Tel: +353 1 402 5500
Email:

Communications

Brian McHugh
Member
Tel: +353 1 470 3699
Email: [email protected]

Grainne Griffin
Director of Communications
Tel: +353 85 856 4955
Email: [email protected]

Consumer Protection

Patrick Kenny
Member
Tel: +353 1 402 5558
Email: [email protected]

Seán Murphy
Director
Tel: +353 1 470 3674
Email: [email protected]

Criminal Enforcement

Patrick Kenny
Member
Tel: +353 1 470 3650
Email: [email protected]

Eksteen Maritz
Director
Tel: + 353 1 470 3657
Email: [email protected]

Legal Services

Patrick Kenny
Member
Tel: +353 1 470 3650
Email: [email protected]

Úna Butler
Director
Tel: +353 1 470 3642
Email: [email protected]

Competition Enforcement & Mergers

Brian McHugh
Member
Tel: +353 1 470 3699
Email: [email protected]

Ibrahim Bah
Director
Tel: +353 1 470 3683
Email: [email protected]

Corporate Services

Brian McHugh
Member
Tel: +353 1 470 3699
Email: [email protected]

Emily Barry
Director
Tel: +353 1 470 3640
Email: [email protected]

Human Resources & Organisation Development

Janet Buckley
Head of Unit
Tel: +353 1 470 3605
Email: [email protected]

Policy and International

Síona Ryan
Director
Tel: +353 1 4025560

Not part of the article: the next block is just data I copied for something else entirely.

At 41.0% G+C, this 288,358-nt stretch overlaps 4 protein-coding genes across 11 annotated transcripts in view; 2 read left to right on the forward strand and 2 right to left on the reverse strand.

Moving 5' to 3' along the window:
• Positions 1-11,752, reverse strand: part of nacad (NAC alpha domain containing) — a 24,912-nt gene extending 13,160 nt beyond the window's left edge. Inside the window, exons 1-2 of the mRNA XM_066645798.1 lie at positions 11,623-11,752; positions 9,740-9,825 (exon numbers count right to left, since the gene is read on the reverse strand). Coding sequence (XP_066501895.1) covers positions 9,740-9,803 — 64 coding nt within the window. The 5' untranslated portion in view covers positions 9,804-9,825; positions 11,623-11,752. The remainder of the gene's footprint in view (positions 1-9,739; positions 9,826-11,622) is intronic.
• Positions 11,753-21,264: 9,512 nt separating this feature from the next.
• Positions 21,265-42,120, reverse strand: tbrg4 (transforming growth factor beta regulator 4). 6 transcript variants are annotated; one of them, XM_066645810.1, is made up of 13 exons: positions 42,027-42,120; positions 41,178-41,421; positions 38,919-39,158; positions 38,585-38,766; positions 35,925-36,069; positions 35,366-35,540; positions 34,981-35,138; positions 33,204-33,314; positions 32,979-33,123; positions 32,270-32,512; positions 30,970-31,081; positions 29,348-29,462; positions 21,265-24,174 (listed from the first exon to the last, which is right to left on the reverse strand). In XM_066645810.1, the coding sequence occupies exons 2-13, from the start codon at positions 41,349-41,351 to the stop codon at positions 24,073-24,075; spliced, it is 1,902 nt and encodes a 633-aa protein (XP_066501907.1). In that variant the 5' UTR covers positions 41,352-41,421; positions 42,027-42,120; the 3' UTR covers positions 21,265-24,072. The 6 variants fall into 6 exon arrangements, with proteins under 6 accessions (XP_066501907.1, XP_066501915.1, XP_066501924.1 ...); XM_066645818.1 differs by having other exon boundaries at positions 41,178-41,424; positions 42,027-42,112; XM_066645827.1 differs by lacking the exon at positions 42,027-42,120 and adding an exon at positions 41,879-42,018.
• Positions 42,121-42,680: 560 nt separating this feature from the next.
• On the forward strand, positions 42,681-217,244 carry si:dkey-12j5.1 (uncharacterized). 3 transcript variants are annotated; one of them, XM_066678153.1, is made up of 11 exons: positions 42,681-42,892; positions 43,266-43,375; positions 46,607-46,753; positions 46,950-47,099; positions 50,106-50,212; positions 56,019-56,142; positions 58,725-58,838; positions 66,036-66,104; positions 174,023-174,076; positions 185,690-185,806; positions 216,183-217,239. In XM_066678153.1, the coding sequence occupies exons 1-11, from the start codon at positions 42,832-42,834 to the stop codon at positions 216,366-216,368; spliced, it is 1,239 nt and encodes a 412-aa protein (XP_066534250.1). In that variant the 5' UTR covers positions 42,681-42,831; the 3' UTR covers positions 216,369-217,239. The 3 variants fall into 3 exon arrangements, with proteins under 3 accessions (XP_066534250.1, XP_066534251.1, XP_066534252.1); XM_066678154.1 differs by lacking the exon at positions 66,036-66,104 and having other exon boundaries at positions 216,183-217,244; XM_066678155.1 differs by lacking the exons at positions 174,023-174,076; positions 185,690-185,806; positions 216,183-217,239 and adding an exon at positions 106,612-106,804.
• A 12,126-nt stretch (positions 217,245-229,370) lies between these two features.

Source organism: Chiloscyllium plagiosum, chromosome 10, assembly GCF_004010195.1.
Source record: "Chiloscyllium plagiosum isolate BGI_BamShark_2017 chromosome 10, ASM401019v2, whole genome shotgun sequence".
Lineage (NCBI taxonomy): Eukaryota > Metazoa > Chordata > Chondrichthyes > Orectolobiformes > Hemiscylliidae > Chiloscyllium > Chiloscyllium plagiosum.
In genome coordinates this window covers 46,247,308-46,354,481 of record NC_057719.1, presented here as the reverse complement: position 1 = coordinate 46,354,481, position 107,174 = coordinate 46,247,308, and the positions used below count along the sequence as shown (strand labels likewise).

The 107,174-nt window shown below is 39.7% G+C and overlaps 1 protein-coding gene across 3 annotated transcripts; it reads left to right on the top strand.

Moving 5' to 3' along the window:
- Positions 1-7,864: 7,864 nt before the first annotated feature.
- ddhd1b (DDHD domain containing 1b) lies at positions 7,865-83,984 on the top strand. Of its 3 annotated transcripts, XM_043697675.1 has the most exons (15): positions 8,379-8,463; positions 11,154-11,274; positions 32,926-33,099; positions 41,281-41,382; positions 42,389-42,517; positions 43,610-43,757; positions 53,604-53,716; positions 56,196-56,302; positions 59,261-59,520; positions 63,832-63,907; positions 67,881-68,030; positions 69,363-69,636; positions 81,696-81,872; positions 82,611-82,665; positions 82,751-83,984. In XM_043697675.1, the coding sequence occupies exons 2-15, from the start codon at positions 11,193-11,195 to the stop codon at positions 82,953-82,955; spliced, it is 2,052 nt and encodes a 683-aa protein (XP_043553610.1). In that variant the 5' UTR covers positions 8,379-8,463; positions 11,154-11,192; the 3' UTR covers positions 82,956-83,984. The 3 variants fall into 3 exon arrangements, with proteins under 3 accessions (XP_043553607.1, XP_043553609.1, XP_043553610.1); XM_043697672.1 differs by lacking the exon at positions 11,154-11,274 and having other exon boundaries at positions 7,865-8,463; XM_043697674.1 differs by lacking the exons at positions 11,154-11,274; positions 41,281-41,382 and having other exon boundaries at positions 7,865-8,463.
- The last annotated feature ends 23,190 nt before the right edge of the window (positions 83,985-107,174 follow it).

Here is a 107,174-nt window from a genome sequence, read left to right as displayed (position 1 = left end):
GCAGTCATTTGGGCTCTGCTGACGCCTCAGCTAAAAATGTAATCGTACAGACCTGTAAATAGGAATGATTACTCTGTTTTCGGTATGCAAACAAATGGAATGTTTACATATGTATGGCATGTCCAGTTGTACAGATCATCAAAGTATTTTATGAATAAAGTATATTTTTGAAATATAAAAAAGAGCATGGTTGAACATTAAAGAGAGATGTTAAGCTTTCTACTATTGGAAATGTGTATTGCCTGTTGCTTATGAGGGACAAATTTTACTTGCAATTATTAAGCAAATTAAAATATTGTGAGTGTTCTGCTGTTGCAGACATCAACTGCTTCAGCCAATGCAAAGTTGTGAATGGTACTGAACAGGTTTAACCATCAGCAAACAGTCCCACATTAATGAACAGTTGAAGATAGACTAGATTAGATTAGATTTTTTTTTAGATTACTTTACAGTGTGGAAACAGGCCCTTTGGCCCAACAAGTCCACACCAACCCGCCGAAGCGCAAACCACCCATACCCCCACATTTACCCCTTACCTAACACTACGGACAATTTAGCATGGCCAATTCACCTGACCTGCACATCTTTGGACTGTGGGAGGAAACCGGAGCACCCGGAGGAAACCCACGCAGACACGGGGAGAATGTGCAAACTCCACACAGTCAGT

Email: [email protected]

Questions and answers

How many economists do you employ?

As of 4 November 2021, 14 staff members in the CCPC are economists. In addition, two members of the Commission are also economists.  

Do you have a separate economics unit, or ‘bureau’?

The CCPC does not have a separate economics unit. Economists are integrated within the general staff of the CCPC and spread throughout the various divisions.

Do you have a chief economist?

The CCPC does not have a chief economist. The Director of Competition Enforcement and Mergers attends Chief Economist meetings.

To whom does the chief economist report?

Not applicable.

Does the chief economist have the power to hire his or her own staff?

Not applicable.

How many economists have a PhD in industrial economics?

Two.

Does the agency include a specialist economist on every case team?

Case teams are typically multidisciplinary and therefore include a specialist economist. The exceptions are cartels, which are prosecuted in Ireland at a criminal level – economic evidence is rarely produced in criminal trials and usually only when fines are considered.

Is the economics unit a second pair of eyes during cases – is it one of the agency’s checks and balances?

The CCPC does not have a separate economics unit. The CCPC has other cross-divisional mechanisms in place to ensure a ‘second pair of eyes’. The CCPC also use the services of expert external competition economists to check the robustness of its analysis. The CCPC’s members also have a function in this regard.

How much economics work is outsourced? What type of work is outsourced?

Various types of Economics work (econometric analysis, economic advice, etc.) has been outsourced on various occasions – for example, on some sector studies; investigations and specific mergers. However, the majority of economics work is done by the CCPC’s own staff of economists.